Sports are my passion! I love the excitement, competition, and how athletes work so hard to be able to do incredible things. However, there has been a longstanding concern in sports where athletes are expected to work so hard and “do it all,” which leads to challenges managing their mental health. No athlete should feel pressure and suffer emotionally. Sports are supposed to be fun, encourage teamwork, build confidence, and motivate people to do their best. Good mental health and competitive sports should coexist, even on the Olympic level. As an athlete that cares about both parts, I think people should prioritize their mental health better and take care of themselves while continuing their training, enjoying the competition, in addition to receiving more support.
Throughout the Winter Olympics in Beijing, some athletes struggled mentally during the Games. Although this is common in sports at all levels, it is intensified as high profile global events like the Olympics. There’s a lot of pressure on athletes coming from their coaches and the media. Whether you’re a sports fan or frequent watcher, we must do a better job celebrating athletes' achievements and be a little bit less critical about who will do the “best”. Now 2x Gold medalist, snowboarder Chloe Kim, who I love, said, “After my last, I put that pressure on myself to be perfect at all times, and that would cause a lot of issues at home. I would be really sad and depressed all the time when I was home.” NBC reported that even though Kim won gold, she threw the medal in the trash, and was upset she didn’t do a new trick she had been practicing.
The media also asks athletes a lot about their opinions on issues beyond their own discipline. As an athlete and an advocate, I think it’s important that all athletes take their role model status seriously, and do the right thing. Because athletes are always defying odds in their work, we need to recognize the amount of pressure that goes along with standing up for what you believe in. Last year, champion tennis player Naomi Osaka, commented on the current state of her mental health for a Bloomberg article. “The high-profile tennis tournaments exacerbate her depression and social anxiety,” she said. Osaka, who has dealt very publicly and courageously with mental health issues, has the added burden of dealing with questions that go beyond tennis, from gender issues to the Black Lives Matter social movement. Serena Williams, one of the greatest athletes of all time, has also faced a lot of pressure from the media by being asked to comment on issues like gender and race, while facing discrimination on the tennis court. I think that one of the best ways that athletes can be advocates is to take care of themselves. They can set an example of what it means to love yourself first, and as gymnastics legend Simone Biles said so succinctly, “We’re human too.”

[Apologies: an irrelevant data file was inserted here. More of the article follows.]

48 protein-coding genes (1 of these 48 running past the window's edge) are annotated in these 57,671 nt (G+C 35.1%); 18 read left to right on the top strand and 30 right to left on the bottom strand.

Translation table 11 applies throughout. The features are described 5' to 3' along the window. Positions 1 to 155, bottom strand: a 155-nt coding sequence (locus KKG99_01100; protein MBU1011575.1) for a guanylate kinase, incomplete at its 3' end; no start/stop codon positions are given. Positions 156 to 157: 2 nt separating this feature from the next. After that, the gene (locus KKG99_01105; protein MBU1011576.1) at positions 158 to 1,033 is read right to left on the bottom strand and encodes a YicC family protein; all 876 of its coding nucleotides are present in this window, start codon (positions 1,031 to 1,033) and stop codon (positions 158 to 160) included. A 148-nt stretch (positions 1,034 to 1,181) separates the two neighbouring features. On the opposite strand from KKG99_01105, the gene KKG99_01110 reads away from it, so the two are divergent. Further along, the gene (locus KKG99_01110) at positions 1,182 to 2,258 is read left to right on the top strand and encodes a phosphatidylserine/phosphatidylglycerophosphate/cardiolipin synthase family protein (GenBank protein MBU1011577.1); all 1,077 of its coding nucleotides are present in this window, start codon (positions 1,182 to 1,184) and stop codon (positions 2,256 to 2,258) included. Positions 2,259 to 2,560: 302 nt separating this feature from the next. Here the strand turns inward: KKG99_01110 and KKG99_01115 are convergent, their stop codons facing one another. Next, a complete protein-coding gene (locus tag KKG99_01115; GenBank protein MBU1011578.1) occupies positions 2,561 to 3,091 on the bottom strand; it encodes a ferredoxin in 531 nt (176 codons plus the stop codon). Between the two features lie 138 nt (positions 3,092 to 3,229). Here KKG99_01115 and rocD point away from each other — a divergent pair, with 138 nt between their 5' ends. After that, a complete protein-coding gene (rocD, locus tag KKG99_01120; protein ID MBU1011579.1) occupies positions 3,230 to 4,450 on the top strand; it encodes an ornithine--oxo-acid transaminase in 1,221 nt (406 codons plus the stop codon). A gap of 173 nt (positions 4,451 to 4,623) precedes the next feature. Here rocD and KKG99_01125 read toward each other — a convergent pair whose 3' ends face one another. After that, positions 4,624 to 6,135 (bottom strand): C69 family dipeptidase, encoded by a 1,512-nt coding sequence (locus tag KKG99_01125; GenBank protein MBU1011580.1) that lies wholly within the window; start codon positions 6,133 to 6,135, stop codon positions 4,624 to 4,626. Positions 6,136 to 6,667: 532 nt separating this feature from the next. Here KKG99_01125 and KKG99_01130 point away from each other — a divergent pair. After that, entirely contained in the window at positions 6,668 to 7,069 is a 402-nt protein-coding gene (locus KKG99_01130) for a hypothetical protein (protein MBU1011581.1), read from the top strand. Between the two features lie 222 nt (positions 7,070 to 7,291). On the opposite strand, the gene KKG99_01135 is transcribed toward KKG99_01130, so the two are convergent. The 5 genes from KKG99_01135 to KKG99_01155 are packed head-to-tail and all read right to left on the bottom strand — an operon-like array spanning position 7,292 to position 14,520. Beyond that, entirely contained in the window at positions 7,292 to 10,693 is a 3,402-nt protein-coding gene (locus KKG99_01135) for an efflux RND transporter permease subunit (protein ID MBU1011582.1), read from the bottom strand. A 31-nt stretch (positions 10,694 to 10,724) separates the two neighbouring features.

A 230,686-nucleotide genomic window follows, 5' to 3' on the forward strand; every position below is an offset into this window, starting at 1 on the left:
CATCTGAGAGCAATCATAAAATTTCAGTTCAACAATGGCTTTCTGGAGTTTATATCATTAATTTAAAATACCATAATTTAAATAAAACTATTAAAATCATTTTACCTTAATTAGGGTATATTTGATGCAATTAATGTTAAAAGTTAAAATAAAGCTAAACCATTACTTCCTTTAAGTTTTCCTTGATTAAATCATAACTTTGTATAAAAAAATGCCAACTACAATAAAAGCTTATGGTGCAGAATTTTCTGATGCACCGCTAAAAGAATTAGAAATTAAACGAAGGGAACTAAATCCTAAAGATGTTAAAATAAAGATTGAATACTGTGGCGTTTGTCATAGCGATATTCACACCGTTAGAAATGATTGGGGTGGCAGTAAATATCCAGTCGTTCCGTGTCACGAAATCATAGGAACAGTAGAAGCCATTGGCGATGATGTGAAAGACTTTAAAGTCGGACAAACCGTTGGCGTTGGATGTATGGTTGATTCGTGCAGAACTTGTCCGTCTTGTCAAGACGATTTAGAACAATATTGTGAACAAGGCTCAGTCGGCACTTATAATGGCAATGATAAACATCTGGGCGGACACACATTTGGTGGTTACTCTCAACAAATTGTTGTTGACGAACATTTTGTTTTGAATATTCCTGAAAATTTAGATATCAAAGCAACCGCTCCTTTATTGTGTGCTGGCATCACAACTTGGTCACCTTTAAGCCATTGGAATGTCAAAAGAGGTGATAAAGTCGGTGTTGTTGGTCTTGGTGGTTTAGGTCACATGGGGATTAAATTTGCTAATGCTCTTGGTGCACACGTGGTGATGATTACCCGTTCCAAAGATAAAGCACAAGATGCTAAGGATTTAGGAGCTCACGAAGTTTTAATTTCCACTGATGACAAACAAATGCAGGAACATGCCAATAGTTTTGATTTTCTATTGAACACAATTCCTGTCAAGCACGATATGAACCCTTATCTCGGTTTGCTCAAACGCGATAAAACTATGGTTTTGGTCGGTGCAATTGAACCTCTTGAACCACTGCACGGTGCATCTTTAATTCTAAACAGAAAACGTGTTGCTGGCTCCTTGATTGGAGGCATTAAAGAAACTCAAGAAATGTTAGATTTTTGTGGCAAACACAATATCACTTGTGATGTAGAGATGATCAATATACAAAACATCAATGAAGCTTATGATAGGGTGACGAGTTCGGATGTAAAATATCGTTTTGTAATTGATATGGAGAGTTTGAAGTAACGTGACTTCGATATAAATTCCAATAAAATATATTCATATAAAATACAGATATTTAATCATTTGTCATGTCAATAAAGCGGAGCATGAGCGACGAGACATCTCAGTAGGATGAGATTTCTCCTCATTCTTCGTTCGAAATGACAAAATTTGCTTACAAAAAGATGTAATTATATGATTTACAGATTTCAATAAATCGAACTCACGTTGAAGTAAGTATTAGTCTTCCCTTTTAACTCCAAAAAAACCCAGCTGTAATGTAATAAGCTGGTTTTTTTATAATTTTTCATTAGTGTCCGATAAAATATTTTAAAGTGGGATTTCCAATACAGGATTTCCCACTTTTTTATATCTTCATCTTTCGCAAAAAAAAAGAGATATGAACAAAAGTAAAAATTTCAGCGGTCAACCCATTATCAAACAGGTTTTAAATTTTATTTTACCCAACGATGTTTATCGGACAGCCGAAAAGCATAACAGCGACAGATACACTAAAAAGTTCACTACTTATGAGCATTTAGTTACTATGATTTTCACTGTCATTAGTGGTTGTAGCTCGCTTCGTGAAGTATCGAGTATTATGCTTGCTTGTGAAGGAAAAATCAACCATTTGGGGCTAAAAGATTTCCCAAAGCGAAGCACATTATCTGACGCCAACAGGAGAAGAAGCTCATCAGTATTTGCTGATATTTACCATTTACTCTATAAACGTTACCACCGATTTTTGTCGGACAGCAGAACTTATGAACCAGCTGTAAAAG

Athletes have rallied together to support each other while facing mental health issues. This is also an important thing to show the public. After Biles pulled out of several events at the Tokyo Olympics, another legendary athlete, swimmer Michael Phelps, who has been a very vocal and visible advocate for mental health counseling, said: “I hope this is an opportunity for us to jump on board and to even blow this mental health thing even more wide open… Nobody is perfect. It’s OK to not be OK.” Simone also cheered loudly in the stands for her fellow teammates, too. This is the best of what sports is, in my opinion: people supporting each other and taking care of one another while reaching for their dreams. Mikaela Shiffrin, gold medalist skier and World Cup champion who struggled on the slopes in Beijing but displayed great strength and composure throughout the Games, has emphasized the importance of athletes supporting each other, too. She said, “There’s a lot of disappointment and heartbreak going around in the finish area, but there’s also a lot of support.”
Although I’m not an Olympic athlete, I can understand struggles with mental health. I have a cognitive disability, Down syndrome. This can make it difficult for me to remember things and sometimes organize my thoughts, but more than that, it can be difficult to find support. I can understand why athletes are reaching out for more support, and why it’s been difficult for so many of them to do it in the past. Sometimes you can be weak or vulnerable when you ask for more support, or sometimes worry that opportunities will be taken away from you because there is a perception that you won’t be able to handle it. But with the right support, people can handle anything, and we can achieve greatness. I think mental health support might be a little scary, and hard to understand, for some people. That's ok. But by talking about it more openly and doing more research, we can all learn and support each other better.
I have been reading about, watching, and playing sports since I was a little kid. Being a sports fan with a disability can be challenging, sometimes. I know from my experiences that it is most important to take care of our mental health and our emotions, and find other athletes, coaches, and fans who support us no matter what- otherwise we won’t enjoy the game. Without teammates like Simone Biles, and examples like Naomi Osaka, without supporters like Michael Phelps and role models like Serena Williams, it will be hard for people struggling with mental health to enjoy sports. But thankfully, we are seeing more and more brave and empathetic athletes like this every day.